To put it another way, mental health issues can easily turn into physical problems.
The Physical Health of Caregivers
The lack of sleep, elevated stress levels, and time constraints make it difficult for caregivers to look after their own health.
To illustrate, consider the following statistics:
- Nearly three-quarters (72%) of caregivers don’t see their own doctor as much as they should.
- Almost 60% developed worse eating habits after they started looking after a sick loved one.
- About 10% witnessed their health decline or went through physical stresses.
Unfortunately, these numbers don’t make it a surprise that many caregivers will develop long-lasting medical problems.
Stress and depression, in of themselves, are directly linked to heart disease and a weakened immune system.
These issues can get even worse when combined with a lack of sleep and bad eating habits, and they could go undetected when a person doesn’t check-in with their doctor very often.
In short, a caregiver’s ability to pay attention to their own health is just as important as helping a sick family member or friend. You literally can’t have one without the other.
Tips for protecting your mental health as a caregiver
There are many ways for caregivers to take care of their mental wellbeing. This is critical because a psychologically healthy person can prevent many of the physical difficulties that stress and depression will cause.
Here are a few tips that can help you, as a caregiver, protect your mental health while you help your ill loved one:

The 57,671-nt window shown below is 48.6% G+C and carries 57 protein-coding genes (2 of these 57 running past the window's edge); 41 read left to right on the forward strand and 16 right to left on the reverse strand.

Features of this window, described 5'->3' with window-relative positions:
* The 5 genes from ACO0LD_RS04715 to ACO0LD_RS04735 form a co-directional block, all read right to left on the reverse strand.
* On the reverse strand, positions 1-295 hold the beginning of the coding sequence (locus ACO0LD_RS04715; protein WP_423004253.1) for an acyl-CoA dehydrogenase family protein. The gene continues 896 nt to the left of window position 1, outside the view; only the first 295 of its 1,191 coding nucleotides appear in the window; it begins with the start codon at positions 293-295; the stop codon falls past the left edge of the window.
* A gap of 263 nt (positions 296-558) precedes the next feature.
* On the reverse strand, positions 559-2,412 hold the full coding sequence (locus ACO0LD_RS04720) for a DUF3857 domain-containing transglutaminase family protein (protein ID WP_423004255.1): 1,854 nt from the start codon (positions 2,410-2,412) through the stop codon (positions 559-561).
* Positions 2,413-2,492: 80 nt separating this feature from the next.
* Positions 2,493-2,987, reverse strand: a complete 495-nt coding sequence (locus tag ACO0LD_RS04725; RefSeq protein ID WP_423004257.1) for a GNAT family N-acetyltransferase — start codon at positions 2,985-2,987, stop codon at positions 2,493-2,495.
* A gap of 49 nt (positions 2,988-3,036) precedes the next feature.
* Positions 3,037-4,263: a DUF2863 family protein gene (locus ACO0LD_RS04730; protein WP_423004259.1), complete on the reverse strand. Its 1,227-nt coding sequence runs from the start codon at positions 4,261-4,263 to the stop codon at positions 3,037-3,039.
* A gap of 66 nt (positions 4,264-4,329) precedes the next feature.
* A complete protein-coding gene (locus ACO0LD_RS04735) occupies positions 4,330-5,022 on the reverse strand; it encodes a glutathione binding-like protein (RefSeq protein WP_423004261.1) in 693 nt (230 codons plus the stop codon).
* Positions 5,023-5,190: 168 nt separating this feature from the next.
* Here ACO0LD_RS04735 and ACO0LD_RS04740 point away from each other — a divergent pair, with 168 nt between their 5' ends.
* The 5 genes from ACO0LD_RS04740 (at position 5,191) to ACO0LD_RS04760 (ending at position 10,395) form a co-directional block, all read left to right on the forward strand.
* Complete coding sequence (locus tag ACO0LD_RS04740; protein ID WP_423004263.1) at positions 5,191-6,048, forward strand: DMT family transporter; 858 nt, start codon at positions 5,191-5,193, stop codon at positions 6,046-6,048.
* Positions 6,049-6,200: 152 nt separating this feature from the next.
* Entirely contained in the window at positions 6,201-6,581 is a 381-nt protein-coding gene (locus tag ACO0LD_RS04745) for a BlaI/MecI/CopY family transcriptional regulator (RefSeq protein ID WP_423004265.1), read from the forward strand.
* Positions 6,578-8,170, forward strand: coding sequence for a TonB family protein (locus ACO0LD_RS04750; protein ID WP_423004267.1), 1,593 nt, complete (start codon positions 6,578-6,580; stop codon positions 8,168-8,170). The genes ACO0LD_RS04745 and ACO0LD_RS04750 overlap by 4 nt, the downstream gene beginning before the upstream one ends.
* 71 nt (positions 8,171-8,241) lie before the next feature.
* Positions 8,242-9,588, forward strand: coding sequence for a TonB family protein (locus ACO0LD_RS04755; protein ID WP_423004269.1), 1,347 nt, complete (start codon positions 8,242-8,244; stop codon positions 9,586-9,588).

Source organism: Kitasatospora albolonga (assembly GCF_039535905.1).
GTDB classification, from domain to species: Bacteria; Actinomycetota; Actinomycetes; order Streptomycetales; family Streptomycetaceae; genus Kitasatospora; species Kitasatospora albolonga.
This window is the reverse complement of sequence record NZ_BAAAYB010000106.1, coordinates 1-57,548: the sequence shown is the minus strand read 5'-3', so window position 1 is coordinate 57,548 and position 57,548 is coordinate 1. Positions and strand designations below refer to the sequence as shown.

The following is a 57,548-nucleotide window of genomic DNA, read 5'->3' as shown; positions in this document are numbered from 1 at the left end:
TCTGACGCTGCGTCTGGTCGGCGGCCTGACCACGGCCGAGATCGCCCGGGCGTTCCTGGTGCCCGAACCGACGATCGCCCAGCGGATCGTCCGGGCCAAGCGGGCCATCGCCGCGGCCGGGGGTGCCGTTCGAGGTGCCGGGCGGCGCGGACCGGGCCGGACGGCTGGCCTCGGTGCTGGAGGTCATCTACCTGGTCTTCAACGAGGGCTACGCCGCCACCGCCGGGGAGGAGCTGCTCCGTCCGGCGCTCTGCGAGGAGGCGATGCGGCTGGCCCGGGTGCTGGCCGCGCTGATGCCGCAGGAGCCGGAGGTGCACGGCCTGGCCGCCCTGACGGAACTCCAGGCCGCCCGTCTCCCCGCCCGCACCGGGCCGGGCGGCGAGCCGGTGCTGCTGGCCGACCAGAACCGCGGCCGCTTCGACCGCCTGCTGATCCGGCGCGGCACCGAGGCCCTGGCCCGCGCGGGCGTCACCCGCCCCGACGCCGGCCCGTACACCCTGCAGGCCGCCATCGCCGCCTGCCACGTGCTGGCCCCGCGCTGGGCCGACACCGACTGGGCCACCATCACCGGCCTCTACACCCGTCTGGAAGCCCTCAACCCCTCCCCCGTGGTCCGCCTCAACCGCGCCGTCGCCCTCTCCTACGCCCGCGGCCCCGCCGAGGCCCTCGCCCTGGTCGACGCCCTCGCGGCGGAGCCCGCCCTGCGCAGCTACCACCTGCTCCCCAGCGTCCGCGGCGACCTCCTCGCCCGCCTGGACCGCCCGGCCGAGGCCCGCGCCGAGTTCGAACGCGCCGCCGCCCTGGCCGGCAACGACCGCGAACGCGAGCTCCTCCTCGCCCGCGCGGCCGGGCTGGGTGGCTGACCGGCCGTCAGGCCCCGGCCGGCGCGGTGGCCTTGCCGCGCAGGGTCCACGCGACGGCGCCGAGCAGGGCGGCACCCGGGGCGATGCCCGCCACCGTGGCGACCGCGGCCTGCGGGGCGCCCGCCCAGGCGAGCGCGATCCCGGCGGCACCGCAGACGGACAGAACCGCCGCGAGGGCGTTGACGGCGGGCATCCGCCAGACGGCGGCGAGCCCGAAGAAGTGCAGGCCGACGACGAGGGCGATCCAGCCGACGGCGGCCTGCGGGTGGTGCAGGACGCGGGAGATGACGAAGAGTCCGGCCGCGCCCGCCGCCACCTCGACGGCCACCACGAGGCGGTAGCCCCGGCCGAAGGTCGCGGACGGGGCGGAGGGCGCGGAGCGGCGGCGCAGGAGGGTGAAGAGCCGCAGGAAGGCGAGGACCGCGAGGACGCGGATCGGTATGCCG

First and foremost, you should educate yourself about the main problems that caregivers face and how you can address them based on your personal and professional circumstances.
Reading this article is a good start, but nothing is more valuable than speaking with your primary health provider. Not only can they help you stay physically and mentally well, but they may offer educational resources and advice on how to remain healthy while taking care of someone else’s medical needs.
Above all, if you are going through stress, anxiety, or depression, ask your physician to recommend a good therapist or psychologist.
Needless to say, caregivers that are going through mental health problems should seek treatment as soon as they can.
Doing so can lead to positive results, such as the following:
- A psychologically healthy caregiver can efficiently cater to their sick loved one’s needs.
- At times, certain medications will allow you to manage your sleep patterns and improve your appetite.
- Early treatment prevents psychological challenges from morphing into bigger and more difficult problems, such as substance abuse.
A therapist or psychologist can also help in other ways. For example, they may work with you on finding ways to avoid triggers that stress you out or depress you.
Sometimes, having someone who you may comfortably share your concerns with can do wonders for your psychological well being.
Find a Support Group
There are plenty of benefits to joining a caregivers’ support group. For a start, simply talking about your psychological problems can give you a sense of internal relief.